It is important to use the ratio to compare periods of time. Yet, a business also needs to be able to use it to calculate its ratio and compare it to other businesses in the industry. When you are able to compare the working capital turnover ratio to other businesses in your industry, you should be able to determine whether your business is more or less efficient. You may also be able to use the financial statements to look deeper into why your business is running better or worse than your competitive one.
Business practices from one industry to the next vary considerably. So, it is not necessarily relevant to compare the ratio with businesses that are in different industries.
The Main Drawback of Relying on the Ratio
Indeed, there are some great reasons to incorporate the ratio into your overall analysis for your business. However, there are some drawbacks as well. One of the main drawbacks is that it does not account for one-time events. This is even if they could impact your working capital position.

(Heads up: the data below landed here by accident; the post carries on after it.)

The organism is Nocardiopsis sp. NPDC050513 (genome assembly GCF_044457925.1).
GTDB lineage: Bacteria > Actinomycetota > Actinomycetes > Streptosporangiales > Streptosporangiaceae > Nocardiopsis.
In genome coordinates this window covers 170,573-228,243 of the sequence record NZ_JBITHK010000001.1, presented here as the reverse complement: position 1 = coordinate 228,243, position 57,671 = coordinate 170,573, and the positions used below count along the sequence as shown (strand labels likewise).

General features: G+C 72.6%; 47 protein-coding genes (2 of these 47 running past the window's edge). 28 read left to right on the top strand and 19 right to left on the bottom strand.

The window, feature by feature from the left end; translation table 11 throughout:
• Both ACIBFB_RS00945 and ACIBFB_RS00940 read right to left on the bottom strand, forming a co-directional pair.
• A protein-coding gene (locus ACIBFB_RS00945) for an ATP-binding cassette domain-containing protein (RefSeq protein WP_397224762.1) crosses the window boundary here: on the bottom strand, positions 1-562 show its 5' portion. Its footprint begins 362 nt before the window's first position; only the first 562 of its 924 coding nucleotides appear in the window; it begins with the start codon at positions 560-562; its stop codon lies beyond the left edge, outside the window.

For example, if you take cash out of the business for either an owner distribution or to invest in capital, it will essentially reduce your working capital. When you go to calculate the ratio, the average working capital figure will then be lower as well. This will cause a higher efficiency ratio. This could make it appear that your business has gotten more efficient even though nothing has changed and it could make it harder to identify problems.
To the Sum
In conclusion, all businesses need to operate efficiently in order to be successful. To ensure that they are running efficiently, it is important to monitor it using a number of different metrics.
One metric that you can use to monitor business efficiency is the working capital turnover.
Images from pixabay.com.